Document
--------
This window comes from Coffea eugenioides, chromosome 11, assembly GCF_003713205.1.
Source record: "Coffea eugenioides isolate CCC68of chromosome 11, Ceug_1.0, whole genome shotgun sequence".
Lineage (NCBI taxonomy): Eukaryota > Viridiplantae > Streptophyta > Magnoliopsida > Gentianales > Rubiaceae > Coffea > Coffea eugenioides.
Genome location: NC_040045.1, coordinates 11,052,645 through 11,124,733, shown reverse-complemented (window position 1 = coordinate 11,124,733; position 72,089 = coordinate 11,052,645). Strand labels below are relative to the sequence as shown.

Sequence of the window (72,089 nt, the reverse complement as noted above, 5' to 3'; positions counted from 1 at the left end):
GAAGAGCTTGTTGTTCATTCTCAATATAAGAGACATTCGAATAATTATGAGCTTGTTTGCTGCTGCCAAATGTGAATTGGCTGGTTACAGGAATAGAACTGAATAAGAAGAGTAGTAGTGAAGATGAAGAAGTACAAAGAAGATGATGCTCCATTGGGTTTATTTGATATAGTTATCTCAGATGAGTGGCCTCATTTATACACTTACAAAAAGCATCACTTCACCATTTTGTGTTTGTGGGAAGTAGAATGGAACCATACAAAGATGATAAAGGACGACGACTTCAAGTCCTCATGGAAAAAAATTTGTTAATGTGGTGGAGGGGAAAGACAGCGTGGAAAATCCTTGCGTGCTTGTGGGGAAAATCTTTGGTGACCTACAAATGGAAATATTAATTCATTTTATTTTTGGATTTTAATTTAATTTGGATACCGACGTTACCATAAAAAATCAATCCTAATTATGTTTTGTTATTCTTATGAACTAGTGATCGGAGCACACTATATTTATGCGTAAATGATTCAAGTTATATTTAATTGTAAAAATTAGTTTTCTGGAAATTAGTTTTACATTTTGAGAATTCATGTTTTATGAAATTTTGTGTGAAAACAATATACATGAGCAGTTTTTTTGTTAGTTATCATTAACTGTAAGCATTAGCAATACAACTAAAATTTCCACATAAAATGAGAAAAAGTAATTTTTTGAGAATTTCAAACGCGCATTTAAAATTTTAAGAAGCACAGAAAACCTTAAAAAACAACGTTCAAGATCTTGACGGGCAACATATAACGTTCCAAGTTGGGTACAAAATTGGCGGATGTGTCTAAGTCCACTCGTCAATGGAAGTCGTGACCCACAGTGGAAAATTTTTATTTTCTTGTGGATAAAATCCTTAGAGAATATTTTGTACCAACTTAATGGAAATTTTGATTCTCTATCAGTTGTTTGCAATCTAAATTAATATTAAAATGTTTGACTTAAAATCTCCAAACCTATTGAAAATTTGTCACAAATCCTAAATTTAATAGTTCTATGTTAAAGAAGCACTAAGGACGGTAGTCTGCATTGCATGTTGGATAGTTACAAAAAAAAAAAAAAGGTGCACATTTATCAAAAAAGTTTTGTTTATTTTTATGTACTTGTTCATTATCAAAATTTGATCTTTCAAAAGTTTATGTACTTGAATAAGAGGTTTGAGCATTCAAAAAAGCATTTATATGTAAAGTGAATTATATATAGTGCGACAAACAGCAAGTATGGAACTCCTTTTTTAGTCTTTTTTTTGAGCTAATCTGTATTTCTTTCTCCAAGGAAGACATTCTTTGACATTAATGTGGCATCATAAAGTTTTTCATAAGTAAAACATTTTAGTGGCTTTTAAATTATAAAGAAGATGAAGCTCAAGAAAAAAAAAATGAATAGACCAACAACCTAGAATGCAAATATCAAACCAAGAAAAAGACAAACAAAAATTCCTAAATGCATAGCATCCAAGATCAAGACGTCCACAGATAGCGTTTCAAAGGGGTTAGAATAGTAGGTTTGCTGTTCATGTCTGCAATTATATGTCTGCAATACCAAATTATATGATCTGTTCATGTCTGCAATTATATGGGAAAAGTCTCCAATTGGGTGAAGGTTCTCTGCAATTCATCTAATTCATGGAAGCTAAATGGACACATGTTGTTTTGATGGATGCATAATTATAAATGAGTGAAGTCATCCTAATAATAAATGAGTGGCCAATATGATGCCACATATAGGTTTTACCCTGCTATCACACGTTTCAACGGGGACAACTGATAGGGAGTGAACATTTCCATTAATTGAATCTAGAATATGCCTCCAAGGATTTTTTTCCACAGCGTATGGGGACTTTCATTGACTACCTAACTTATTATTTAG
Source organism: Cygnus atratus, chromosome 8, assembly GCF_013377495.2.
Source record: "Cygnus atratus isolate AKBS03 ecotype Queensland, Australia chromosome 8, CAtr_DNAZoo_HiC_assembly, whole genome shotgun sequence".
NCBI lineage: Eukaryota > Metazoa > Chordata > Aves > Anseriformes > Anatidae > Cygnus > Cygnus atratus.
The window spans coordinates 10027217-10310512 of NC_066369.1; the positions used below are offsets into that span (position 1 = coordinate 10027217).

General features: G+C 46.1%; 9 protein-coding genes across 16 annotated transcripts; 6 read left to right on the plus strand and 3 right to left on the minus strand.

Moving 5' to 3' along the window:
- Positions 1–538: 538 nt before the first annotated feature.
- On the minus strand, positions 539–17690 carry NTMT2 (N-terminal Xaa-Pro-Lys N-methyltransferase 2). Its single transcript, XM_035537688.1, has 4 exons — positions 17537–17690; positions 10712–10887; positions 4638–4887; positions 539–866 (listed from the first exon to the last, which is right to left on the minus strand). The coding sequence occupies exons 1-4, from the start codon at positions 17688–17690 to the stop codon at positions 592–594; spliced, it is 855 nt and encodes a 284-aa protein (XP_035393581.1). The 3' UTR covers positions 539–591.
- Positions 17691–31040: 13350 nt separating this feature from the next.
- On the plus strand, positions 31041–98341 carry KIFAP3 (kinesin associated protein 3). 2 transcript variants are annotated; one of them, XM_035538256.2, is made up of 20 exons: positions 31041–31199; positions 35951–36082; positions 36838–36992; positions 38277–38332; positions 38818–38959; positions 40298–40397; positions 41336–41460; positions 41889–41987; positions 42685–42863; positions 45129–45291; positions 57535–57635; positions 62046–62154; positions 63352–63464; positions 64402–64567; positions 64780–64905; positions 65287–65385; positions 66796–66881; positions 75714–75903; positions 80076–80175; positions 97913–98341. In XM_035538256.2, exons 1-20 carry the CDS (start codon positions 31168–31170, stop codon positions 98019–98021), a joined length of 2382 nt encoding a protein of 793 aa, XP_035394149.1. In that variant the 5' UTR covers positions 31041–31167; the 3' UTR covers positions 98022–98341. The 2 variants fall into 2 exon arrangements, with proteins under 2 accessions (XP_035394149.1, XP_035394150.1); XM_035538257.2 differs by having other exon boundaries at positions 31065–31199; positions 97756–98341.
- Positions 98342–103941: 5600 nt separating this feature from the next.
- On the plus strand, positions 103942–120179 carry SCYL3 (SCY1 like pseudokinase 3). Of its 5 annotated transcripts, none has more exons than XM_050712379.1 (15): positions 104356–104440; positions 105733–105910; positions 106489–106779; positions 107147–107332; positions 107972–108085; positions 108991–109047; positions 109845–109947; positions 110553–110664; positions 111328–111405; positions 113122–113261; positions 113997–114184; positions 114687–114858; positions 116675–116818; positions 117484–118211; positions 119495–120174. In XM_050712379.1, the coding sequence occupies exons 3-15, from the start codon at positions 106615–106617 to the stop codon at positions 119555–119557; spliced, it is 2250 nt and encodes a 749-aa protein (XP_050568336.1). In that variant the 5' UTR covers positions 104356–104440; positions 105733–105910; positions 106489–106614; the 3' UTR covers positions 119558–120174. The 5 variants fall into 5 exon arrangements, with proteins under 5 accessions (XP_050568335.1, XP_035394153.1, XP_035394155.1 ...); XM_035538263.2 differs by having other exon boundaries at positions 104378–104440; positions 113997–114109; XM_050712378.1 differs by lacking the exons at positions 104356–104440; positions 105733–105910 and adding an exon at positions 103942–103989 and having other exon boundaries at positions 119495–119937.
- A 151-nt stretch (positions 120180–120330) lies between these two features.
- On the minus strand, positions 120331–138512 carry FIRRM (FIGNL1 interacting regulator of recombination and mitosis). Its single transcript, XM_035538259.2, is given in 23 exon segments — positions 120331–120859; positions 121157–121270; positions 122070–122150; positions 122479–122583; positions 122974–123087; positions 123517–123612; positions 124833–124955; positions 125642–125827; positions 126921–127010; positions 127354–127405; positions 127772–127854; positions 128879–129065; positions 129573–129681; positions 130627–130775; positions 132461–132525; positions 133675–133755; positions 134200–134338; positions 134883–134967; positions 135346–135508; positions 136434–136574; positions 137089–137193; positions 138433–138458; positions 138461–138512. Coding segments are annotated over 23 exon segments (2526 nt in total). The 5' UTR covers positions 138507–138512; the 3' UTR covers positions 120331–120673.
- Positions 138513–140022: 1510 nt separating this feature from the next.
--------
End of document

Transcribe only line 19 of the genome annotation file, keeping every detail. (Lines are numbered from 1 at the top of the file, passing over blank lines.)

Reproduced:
- A 151-nt stretch (positions 120180–120330) lies between these two features.